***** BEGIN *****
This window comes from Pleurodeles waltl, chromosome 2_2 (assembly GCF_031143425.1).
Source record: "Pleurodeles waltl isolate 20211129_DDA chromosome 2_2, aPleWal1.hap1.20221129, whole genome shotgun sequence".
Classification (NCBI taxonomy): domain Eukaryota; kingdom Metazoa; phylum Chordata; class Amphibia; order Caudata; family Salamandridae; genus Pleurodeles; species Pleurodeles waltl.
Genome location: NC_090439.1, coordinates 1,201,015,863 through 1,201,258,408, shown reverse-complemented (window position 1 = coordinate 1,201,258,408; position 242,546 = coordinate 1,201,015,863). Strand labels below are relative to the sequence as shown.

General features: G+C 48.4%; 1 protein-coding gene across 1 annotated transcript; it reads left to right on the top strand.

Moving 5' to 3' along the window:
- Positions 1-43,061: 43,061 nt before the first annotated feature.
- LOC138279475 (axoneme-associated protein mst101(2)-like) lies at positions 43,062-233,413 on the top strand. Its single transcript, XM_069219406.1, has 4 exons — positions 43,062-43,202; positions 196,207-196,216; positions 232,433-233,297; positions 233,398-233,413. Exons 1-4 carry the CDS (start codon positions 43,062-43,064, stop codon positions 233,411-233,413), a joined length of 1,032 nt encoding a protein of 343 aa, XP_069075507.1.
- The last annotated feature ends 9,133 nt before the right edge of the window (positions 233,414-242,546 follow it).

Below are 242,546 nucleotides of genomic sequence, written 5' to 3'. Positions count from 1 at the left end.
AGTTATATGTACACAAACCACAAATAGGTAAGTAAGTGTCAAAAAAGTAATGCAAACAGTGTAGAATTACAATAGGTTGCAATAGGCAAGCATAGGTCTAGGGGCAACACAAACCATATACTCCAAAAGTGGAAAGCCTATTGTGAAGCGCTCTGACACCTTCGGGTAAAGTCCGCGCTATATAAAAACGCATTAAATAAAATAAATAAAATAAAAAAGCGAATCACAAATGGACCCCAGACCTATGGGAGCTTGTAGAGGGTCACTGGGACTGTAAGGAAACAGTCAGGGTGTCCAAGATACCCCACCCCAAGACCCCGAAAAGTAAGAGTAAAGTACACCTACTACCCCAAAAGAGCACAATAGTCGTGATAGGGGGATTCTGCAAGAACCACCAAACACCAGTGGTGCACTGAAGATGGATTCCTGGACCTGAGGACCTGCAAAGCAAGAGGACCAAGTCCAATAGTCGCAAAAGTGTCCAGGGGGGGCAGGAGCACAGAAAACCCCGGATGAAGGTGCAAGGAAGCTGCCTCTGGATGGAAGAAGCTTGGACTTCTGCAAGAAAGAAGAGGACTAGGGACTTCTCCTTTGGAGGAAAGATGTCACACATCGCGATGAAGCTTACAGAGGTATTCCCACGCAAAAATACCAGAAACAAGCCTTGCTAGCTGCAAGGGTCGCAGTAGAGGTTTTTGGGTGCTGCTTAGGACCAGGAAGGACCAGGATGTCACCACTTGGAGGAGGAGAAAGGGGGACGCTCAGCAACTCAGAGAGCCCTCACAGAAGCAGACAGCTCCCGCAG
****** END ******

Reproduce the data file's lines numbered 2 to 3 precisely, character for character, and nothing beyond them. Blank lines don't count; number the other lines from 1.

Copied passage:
Source record: "Pleurodeles waltl isolate 20211129_DDA chromosome 2_2, aPleWal1.hap1.20221129, whole genome shotgun sequence".
Classification (NCBI taxonomy): domain Eukaryota; kingdom Metazoa; phylum Chordata; class Amphibia; order Caudata; family Salamandridae; genus Pleurodeles; species Pleurodeles waltl.